Chandiwal Commission gives clean chit to Anil Deshmukh in extortion case

Anil Deshmukh

The Commission submitted its 201-page report along with 1,400 pages of annexures to Chief Minister Uddhav Thackeray and Home Minister Dilip Patil

Nagpur/Mumbai: The Justice K U Chandiwal Commission appointed last March to probe former Mumbai Police Commissioner Param Bir Singh’s allegations of corruption and extortion against former Home Minister Anil Deshmukh submitted a 201-page report to Chief Minister Uddhav Thackeray on Tuesday giving Deshmukh a clean chit and called the Indian Police Services (IPS) Officer’s claims false, according to media reports.

The retired judge Kailash Uttamchand Chandiwal submitted the report, which had an additional 1,400 pages of annexures, in the presence of Home Minister Dilip Walse Patil. The retired judge of the Bombay High Court was appointed to lead a single-member probe on March 30, 2021, after Singh wrote a letter addressed to the Chief Minister, Deputy CM, Chief Secretary, and other posts in authority in which he claimed that Deshmukh ran an extortion racket and asked police officers to collect Rs 100 crore every month from bars, restaurants, and other establishments, the media reports said.

The Commission was required to enquire into three main things: Whether Singh had submitted any proof in his letter dated March 20, 2021, which established that Deshmukh or any officer from his office committed any offence of misconduct as alleged; whether the allegations leveled by Singh, citing the messages from Assistant Commissioner of Police Sanjay Patil, Assistant Police Inspector Sachin Vaze have any truth; and whether it warranted an investigation by Anti-Corruption Bureau or any other investigating agency.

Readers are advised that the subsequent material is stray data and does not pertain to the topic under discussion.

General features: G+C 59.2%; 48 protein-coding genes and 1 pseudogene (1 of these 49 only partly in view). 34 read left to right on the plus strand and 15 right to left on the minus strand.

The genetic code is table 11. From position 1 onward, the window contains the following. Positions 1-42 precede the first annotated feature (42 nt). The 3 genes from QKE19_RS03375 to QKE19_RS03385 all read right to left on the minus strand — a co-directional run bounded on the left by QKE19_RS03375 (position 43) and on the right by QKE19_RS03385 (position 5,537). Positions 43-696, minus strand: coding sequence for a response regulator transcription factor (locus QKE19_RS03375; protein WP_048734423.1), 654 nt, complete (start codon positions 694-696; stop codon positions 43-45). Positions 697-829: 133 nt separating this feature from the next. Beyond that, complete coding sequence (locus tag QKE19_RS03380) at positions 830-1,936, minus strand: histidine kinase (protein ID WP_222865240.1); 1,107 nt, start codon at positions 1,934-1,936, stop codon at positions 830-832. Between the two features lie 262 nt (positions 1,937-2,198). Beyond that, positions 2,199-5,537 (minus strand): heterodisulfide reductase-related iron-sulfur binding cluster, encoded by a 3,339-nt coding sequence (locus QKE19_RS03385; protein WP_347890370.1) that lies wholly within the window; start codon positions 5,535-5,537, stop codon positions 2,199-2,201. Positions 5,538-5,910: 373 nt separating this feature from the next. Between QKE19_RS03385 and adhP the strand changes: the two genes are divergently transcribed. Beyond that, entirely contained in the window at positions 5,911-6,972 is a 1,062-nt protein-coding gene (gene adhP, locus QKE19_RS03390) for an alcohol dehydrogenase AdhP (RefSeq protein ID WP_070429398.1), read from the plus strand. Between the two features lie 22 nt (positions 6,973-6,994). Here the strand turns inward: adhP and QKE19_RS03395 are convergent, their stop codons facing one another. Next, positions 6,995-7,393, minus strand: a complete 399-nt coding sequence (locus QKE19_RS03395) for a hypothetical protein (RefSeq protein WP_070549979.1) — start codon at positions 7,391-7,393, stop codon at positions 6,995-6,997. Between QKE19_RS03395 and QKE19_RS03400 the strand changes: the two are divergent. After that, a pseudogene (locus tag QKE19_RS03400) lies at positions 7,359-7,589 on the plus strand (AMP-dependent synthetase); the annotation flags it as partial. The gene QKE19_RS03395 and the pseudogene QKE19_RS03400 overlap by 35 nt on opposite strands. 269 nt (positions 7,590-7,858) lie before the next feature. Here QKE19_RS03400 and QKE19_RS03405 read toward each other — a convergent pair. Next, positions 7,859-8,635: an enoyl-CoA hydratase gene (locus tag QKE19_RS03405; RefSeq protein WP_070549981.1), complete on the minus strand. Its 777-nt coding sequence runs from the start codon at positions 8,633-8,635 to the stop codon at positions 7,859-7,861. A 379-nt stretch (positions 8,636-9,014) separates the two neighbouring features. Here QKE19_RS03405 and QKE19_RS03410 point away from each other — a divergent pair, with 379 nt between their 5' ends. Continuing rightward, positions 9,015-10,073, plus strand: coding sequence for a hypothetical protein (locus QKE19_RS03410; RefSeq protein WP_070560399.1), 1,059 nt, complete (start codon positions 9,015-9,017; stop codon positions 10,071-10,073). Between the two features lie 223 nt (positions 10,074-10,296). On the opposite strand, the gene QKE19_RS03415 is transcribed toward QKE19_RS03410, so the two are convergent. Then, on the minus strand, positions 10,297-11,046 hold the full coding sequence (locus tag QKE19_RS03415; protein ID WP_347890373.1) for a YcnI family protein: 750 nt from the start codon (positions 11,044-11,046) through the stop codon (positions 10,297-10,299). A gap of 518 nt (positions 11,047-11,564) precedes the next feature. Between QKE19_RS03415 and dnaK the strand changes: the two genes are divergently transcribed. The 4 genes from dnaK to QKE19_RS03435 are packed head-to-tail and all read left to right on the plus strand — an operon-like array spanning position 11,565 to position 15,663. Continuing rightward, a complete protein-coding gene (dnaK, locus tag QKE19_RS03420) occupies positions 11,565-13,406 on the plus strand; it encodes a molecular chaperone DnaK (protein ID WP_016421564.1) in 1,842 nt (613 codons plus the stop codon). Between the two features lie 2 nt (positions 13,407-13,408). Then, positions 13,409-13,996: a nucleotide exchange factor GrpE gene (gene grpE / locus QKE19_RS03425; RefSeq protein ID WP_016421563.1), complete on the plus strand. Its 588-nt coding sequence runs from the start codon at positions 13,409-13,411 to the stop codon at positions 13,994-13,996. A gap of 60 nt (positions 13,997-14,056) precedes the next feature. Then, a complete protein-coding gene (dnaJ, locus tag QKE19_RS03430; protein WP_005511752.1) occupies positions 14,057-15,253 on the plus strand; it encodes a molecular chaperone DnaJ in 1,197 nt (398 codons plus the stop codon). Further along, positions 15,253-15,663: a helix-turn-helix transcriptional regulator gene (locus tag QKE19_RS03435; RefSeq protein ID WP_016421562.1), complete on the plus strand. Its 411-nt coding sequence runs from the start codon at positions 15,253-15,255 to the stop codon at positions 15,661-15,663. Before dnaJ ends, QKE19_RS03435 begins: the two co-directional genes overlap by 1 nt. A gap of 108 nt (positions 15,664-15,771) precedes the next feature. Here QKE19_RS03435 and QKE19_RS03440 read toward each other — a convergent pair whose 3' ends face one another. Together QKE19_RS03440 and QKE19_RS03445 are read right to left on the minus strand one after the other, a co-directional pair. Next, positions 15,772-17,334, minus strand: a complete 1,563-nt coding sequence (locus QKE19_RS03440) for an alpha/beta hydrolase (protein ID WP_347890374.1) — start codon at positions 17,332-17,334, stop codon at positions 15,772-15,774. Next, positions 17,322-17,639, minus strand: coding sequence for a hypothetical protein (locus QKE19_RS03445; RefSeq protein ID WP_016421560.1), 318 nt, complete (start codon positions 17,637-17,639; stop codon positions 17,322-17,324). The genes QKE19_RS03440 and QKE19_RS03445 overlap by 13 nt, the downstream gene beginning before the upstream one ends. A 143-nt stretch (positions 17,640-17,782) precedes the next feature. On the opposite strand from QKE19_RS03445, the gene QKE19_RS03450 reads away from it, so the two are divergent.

According to media reports, the Commission did not find substance in the allegations levelled against Deshmukh by Singh. It has cited Singh’s submission, in which the former Mumbai Police Commissioner had clearly said that he had no evidence but for the letter written to the Chief Minister Uddhav Thackeray. Singh had claimed that Deshmukh asked police officers to collect Rs 100 crore every month from bars and restaurants in Mumbai. The officer referred to Singh’s submission citing that there was no direct evidence to substantiate his charges against Deshmukh, who had already refuted Singh’s charges.

The Commission’s report is likely to be presented at the State Cabinet and later, the government will take a call on making it public. During the nearly year-long probe, the Commission had recorded the statements of Deshmukh, dismissed police officer Sachin Vaze and others. Singh had appeared before the Commission once, after multiple summonses.